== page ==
Wednesday, March 06, 2013

Novice Questions from past three months

Flute novice questions

(also see beginner questions):

Dear Flute lovers,
Over the past three months I've been super busy doing all kinds of projects.
But I'm back! :>) Yahoo. Thanks for your patience.

Now, unseen to blog-readers until now, I've received dozens of emails with intermediate and novice flute questions.  It may be of some interest for novices out there to read some of the answers and of course, more input from other flute teachers is very welcome if you use the comment button below to add your thoughts.
And huge thanks to all those who sent thanks by email. What a wonderful group of readers!

Some of the answers to the typical novice questions are not obvious and are hard to google if the asker doesn't know exactly what they're asking yet.
So here are some that hopefully have all the right "quester keywords" for flute novices.
Intermediate questions will appear in a future post.

Happy days; loving what I'm doing and happy to be back.
Best, Jen
Question 1:

Thumb spring problem from B to C:

Dear Jen,
I have been playing the flute for about two years and have already gotten first chair twice in my school band! =D However, I have recently had some trouble with my flute. My B and C notes are identical! I have checked all of my pads, springs, corks, etc. and I have no idea what is wrong. I readjusted my headjoint cork because it was a little off but it still won't play correctly. I informed my band instructor about this situation and he told me that I just needed better breath support? I was just wondering if it really was me or if it was my flute...I had several fellow flautists examine my flute to be sure that I am not over-looking anything, but nothing has come up wrong with the appearance of any of the mechanisms, etc. If you could provide ANY information I would appreciate it very much! (I am a bit desperate at this point.)
Thank you so much for your time! from L in Tulsa Oklahoma.

Dear L.
It sounds as if the springs that are located under the thumb keys are out of place, or not working correctly.
The two springs that open the thumb key after you let go of it look like 2 inch long flat metal bars that lie along the tube to the right and under the thumb key, and open the keys again.

The above picture is from a repair website.

You'll of course have to peer underneathe the B-lever or thumb keys to see the spring or springs lying against the tube.

If the thumb spring(s) are not working, the thumb pad remains closed even though you're not touching it. Sometimes the thumb springs are only half working, and the thumb pad rises lazily or slowly. This is something that requires a visit to the repair shop. It's not likely to be an expensive repair ($20 ?).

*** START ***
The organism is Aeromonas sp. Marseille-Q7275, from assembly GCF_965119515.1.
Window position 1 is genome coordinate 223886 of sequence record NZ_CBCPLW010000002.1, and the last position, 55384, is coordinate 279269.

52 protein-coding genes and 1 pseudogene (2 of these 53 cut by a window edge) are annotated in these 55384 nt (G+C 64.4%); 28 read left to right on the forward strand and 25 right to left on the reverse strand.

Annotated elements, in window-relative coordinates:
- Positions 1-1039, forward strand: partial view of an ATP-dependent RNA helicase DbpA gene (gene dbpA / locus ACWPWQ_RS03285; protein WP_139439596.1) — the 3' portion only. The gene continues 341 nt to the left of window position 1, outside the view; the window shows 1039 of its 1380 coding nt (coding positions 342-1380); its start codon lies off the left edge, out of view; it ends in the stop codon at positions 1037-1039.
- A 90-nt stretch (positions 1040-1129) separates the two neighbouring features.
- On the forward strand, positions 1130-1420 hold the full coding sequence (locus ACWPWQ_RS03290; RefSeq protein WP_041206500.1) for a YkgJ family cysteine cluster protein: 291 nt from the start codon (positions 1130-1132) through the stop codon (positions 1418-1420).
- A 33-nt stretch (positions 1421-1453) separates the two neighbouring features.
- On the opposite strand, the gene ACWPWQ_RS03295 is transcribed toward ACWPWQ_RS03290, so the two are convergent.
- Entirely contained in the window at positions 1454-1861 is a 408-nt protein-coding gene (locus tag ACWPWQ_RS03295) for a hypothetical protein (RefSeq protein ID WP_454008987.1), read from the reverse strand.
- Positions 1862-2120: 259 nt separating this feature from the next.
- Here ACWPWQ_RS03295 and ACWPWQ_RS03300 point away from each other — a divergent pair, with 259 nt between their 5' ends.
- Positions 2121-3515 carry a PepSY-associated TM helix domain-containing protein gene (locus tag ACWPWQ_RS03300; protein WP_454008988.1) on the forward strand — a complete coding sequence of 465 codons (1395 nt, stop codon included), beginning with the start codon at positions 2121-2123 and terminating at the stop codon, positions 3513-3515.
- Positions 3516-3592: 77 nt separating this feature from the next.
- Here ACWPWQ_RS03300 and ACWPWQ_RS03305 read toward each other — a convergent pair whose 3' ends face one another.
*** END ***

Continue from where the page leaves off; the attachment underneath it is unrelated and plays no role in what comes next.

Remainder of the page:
But what really surprises me is that you're expected to fix it yourself. You shouldn't have to fix it yourself. Your band teacher should give you the contact information for the flute repair person in your town.

I'm always surprised when students think that they have to repair their own instruments.
Absolutely not something an amateur should attempt to do.

A flute repair shop has to be within 40 miles of where you are (Tulsa), if you ask your band teacher, or phone a flute teacher or flute professional (member of local orchestra) in your town. A repair technician could have this fixed in a few minutes.

Flutes need to visit repair shops once a year. Seriously.
People forget this, and play on broken instruments....sigh....

So GO for it, find the flute technician nearest you, and let me know how it turns out.
Best, Jen
Question 2:

Sweaty Chin in Summer:

Dear Jen,
In the summertime concerts I play with my band, the heat causes me to sweat and the flute slides down my chin. What can I do? I'm allergic to alot of chemicals, and I don't really want to put anti-perspirant on my chin.

It's very easy to put a piece of non-slip paper on the near side of your lip plate.
Here's a picture of what to do for slippery chin plates, using brown paper tape, label paper (white) and a postage stamp.

(click on picture to enlarge it.)

Paper tape or stamps last a week or two, depending on how they hold up to friction, and can be removed with isopropyl alcohol and replaced when worn.
Isopropyl alcohol is $3 in the drugstore and you just blot with it on a small corner of paper towel or soft cloth.
You only need these in the summer, but some students use them also to prevent tarnish on their chin.
Best, Jen
Question 3:
What flute brands did you play, and do you play now on your videos?

Dear Jen
I have been looking at your website and listening to you perform!
 You play so beautifully and have a gorgeous sound!!! 
I was wondering what make of flute do you play?  Also, I have enjoyed your articles too!  I wish I lived near you and could study with you privately.  Thanks for answering my question.


Here's all the flutey info, and thanks so much for your very kind words.
What flutes has Jen played? (1972 to present)